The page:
Both are relentlessly imaginative, forever creating new musical patterns, with each successive number becoming more and more intricate. “Discover The Lover ” featured Martyn’s most expressive vocal performance of the evening, and it may be the best song he’s written, It’s certainly one of the most moving love songs this side of “Another Day.”

John Martyn may not have three thousand tons of sound and lighting equipment and there wasn’t a laser beam in sight, but he’s still one of the most impressive artists currently working in rock.

Allan Jones
Melody Maker
24 May 1975

Surrey University
16 May 1975

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North London Polytechnic

OUT OF such tragedies are triumphs made. Just as support act Hedgehog Pie were finishing their set, Danny Thompson opened his instrument case to find hls bass had a broken neck, with the result that the punters at Friday’s North London Poly concert had to wait rather li long time for John Martyn and Danny to appear while a replacement was found.

Their patience was well rewarded, though, for even If the late start meant that they were robbed of a well-deserved encore, they heard a programme of music that had about it the unfailing touch of genius.

Whether ‘It was the Echo-pieced atmosphere of ” Inside Out,” or the reflectiveness of the traditional “Spencer The Rover,” sung is no traddie would do It but still yielding a new Inspiration to an old song (which originates but a few , miles from John’s home town of Hastings) everything they played was a joy to hear.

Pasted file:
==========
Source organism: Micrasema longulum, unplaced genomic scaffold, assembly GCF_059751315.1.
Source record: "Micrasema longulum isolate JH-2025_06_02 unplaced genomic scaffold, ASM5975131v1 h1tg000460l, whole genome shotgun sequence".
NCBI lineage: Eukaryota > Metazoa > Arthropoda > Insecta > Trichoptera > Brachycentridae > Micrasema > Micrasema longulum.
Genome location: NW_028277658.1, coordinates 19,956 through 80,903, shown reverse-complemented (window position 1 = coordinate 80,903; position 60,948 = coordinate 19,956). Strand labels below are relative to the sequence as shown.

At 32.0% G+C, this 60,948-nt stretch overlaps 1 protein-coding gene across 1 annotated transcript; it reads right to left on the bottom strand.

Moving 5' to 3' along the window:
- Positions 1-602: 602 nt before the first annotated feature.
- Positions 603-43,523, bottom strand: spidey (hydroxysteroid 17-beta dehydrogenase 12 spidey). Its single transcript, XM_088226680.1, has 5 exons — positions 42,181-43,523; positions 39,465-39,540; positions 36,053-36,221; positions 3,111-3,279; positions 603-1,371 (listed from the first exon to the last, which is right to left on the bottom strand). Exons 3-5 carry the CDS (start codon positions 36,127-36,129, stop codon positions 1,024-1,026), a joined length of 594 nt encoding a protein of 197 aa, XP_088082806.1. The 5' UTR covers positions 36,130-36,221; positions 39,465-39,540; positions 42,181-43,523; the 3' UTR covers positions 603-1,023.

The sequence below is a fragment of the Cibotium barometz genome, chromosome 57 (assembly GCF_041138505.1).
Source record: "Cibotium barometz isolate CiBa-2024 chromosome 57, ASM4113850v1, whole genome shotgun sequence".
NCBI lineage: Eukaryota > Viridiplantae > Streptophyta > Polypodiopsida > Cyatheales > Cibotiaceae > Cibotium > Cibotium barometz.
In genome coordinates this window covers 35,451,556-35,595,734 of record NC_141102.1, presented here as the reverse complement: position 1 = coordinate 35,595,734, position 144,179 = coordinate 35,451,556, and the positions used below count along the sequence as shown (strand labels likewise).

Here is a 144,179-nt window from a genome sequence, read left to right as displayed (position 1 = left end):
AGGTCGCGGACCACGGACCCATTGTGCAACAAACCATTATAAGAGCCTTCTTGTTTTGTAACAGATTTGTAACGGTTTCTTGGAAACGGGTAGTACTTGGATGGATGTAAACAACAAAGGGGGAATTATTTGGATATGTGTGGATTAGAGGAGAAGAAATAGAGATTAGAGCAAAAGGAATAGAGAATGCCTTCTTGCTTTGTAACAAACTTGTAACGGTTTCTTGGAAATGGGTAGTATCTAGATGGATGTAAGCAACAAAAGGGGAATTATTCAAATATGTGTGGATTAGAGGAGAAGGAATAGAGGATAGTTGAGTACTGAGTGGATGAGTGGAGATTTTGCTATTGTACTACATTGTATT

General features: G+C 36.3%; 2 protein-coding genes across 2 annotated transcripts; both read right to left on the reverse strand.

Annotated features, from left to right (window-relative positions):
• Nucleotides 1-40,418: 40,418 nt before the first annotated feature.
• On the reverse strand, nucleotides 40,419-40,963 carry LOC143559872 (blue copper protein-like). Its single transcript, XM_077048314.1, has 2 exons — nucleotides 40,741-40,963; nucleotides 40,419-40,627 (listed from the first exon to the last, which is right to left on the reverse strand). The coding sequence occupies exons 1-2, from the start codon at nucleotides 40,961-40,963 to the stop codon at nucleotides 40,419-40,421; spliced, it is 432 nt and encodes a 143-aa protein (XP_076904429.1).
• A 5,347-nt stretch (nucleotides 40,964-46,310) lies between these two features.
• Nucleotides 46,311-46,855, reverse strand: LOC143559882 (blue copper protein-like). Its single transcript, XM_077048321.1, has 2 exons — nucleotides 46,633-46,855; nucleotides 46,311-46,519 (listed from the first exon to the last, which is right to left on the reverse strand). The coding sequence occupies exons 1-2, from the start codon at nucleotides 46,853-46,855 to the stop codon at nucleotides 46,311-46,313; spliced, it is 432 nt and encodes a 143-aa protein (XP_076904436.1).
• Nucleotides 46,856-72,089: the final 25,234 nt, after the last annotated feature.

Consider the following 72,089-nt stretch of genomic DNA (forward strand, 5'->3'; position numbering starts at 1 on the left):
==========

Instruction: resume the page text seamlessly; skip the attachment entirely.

Martyn was not helped by a PA which reproduced his guitar perfectly but reduced his voice to blur, meaning that his verbal larks with Denny didn’t penetrate far past the first few rows. The same PA, incidentally, made Hedgehog’s set well-nigh unlistenable, which was a pity, since they seemed to be having a good time. I’d Iike to question the validity of some of their arrangements of traditional material; for Instance, their insensitive petering of “The Burning Of Auchendoun.”

But I will wait until I can hear it decently before pronouncing a proper Judgement.

Karl Dallas
Melody Maker
15 November 1975

North London Polytechnic
7 November 1975

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Citadel, Leith

ONE THING John Martyn couldn’t and wouldn’t want to deny about the behaviour of the 700 music lovers at The Citadel, Leith is that his guitar artistry captured their absolute, total and undivided attention. There was complete and utter quiet as they absorbed every note.

In fact, in the still of the night, Martyn took it upon himself to enquire if there was anybody out there. Lapsing into an exaggerated Scottish accent he said: “You’re awful quiet. Say something, even if it’s only assholes.”

He was in jocular mood all evening. “This sounds like a ukelele, does it sound like a ukelele out there?” followed by a quick burst of the George Formby’s with ‘When I’m Cleaning Windows’. He switched from accent to accent as the mood grabbed him.

It was the music that grabbed me, there was so much of it to savour and it was by no means a one-man show. Danny Thompson was the predictable tower of strength on bass contributing some magnificent bowed playing behind Martyn’s acoustic guitar throughout ‘Spencer The Rover’, a hyper sensitive traditional English song featured on the Sunday’s Child’ album out this week.

There were more mellow sounds in ‘Head And Heart’, with Martyn’s vocal full of charm above the guitar. There was so much listenable stuff from Martyn and Thompson that one was loth to miss even the tuning up.

At length they were augmented by new resident member John Stevens on drums and he was quick to prove his worth with sensitive brush work on the title song from the ‘Solid Air’ album.

It was, however, the inter play between guitar and bass that made it all so stimulating. The pair’s understanding was often dazzling and quite remarkable, generating a big, gutsy sound round the hall. The jokes were the bonus.

John Anderson
1 January 1975

The Citadel, Leith
19 January 1975